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Skylights Heavenly Headaches?

 “Light” and “Air” are probably two of the terms most overused by New York City real estate types,  but even so, every resident wants more of both in their apartment—and one way to get them is via a skylight. Skylights are often found in the  stairwells of multi-story buildings, where their dual-function of providing  light and air was essential more than a century ago, before the use of air  conditioning. Other types of skylights are intended to bring light and breezes  into stuffy top-floor apartments. Still others function purely as aesthetic  add-ons to increase the beauty (and in turn, the resale value) of a unit.  

 The idea of a lofty, spacious living area bathed in sunlight from overhead, its  owners protected from (yet still able to enjoy) the pattering rain is a  compelling argument in favor of installing a skylight, or purchasing a skylit  unit. There can be drawbacks to these sought-after and much-enjoyed building  features however, including leaks, security issues, and mechanical and  structural problems. Such issues make residents and boards occasionally wonder  if skylights are really worth the potential drama.  

 Talk to a broker or a real estate agent before you roof over that old skylight  though, since such a structural change could actually subtract value from your  home, rather than adding to it.  

 Construction & Maintenance

 In many city buildings that are a century or more old, skylights are original  architectural features that once were essential to comfortable daily living.  Situated in the ceilings above stairwells, skylights were usually meant to open  in order to ventilate the building's interior spaces during the hot summer  months. They also often still bring light into interior rooms—an important job, especially in closely-spaced brownstones where there are no  side windows to let in light.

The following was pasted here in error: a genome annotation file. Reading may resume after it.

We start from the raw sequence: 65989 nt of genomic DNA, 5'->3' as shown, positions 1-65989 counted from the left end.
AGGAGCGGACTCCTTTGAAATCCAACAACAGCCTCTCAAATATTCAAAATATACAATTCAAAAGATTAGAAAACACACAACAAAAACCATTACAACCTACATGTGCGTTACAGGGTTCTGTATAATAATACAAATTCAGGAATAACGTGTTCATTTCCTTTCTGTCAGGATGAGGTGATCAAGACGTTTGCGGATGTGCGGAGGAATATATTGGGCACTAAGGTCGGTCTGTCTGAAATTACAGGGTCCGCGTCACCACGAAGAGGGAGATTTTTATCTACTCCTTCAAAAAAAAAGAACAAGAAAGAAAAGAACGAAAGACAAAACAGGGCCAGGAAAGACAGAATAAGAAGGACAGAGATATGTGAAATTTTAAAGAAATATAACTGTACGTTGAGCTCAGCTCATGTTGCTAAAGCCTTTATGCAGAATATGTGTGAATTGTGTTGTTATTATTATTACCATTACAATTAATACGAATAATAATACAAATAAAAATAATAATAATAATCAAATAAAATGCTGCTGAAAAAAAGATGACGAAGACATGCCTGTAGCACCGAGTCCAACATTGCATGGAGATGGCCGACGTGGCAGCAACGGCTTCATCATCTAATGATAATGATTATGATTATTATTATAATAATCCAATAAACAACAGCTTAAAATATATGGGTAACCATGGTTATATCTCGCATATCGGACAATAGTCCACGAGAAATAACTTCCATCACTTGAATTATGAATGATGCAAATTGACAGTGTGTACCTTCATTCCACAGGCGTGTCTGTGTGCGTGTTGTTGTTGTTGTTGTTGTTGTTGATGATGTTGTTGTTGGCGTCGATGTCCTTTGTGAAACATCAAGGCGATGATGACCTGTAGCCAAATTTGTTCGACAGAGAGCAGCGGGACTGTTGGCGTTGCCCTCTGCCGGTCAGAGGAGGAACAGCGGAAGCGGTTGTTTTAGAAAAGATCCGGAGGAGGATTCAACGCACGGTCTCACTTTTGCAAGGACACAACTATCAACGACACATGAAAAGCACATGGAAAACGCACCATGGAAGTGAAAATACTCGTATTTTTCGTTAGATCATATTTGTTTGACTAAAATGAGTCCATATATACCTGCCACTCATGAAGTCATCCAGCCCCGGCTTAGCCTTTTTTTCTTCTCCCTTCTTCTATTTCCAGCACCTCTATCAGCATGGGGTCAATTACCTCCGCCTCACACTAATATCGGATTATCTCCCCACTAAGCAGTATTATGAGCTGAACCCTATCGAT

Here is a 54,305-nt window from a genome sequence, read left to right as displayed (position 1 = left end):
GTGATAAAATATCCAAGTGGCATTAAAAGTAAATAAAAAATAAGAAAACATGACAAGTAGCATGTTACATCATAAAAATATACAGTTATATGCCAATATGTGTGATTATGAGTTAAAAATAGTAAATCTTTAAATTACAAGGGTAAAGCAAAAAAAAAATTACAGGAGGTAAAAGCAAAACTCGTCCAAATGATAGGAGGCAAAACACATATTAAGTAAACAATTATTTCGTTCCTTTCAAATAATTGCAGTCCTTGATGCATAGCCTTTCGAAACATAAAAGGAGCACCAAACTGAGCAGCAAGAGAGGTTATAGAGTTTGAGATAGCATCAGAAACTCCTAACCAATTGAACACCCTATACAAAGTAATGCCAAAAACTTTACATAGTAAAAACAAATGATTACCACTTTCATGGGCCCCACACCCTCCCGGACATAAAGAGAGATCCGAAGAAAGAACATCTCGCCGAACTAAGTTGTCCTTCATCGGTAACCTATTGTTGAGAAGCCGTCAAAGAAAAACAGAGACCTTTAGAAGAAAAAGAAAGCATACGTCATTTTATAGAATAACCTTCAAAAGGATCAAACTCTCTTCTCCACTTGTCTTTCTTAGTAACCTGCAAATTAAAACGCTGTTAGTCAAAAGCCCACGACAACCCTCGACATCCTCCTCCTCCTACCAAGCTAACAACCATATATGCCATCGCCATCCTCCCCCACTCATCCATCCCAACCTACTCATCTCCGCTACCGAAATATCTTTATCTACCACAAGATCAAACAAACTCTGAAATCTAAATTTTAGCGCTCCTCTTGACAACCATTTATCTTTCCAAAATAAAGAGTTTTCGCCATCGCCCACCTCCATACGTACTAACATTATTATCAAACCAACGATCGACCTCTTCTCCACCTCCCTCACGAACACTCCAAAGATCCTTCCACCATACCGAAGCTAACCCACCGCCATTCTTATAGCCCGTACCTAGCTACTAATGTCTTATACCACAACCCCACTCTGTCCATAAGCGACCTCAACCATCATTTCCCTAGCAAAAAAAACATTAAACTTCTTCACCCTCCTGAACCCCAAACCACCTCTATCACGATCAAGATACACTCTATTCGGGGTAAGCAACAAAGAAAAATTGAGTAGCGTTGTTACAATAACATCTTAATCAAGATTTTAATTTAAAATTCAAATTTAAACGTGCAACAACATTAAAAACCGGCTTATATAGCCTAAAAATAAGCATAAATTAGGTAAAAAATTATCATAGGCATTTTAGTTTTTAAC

There are a variety of types of skylights, and not all are meant to open.  Old-style skylights are constructed of glass with a wire mesh backing and are  supported by a steel frame. Other types include those made of tempered glass,  which is glass like the type found in a basketball backboard. Another is  laminated glass, which is like the glass fond in a car’s windshield. Some high-tech versions include electric, timed shades that are  activated according to the homeowner’s wishes.  

 While some older skylights no longer function, long-sealed and taken out of  operating use, residents still are attracted to the open, airy and bright  feeling a skylight can give an apartment. “From a broker’s perspective, they add light and are fun and dramatic,” says Hall F. Willkie, president of Manhattan-based real estate brokerage Brown  Harris Stevens. “Skylights are positive things but they do tend to be a maintenance item.”  

 The two common things that these three types of skylights have in common are  that they all are made mostly of safety glass, and that they pass New York City’s building code. The city’s code requires that the glass in the skylight, if broken, will not shatter and  fall into pieces. It’s an obvious safety provision meant to protect people, says Richard Apfel, executive vice president of Bronx-based Skyline Windows.  

 Because skylights are set more or less horizontally on a roof, they are also  subject to the weather in ways that typical vertical windows aren’t. Skylights take a direct beating from the sun, which can damage caulking and  other weatherproofing applications, causing the window to leak. A crack in a  skylight window or a break in the flashing around the skylight can both lead to  leaks on rainy or snowy days, says Scott Turnbull, manager for Brooklyn-based  Windows We Are.  

 While most of the issues skylights are prone to can be fixed easily enough, the  structures themselves must be maintained in order for them to last and not  create more problems down the road, says Wilkie, adding that one maintenance  issue can be the upkeep of any alarm system connected to the skylight. Industry  experts say a motion-detector should be installed on skylights as part of any  alarm system meant to protect the building and its residents. Because the  windows are on a roof, some will overlook that potential weak spot. “It definitely is another point of entry,” Wilkie says.  

 If a problem with leaking from a skylight is suspected or found, industry  experts recommend that a qualified contractor be hired to inspect the exterior  of the window, inspecting all joints and flashing to try to find the leak.  Skylights are really built to be able to handle snow, but very heavy snow  should be monitored and if possible, such wet snow should be removed.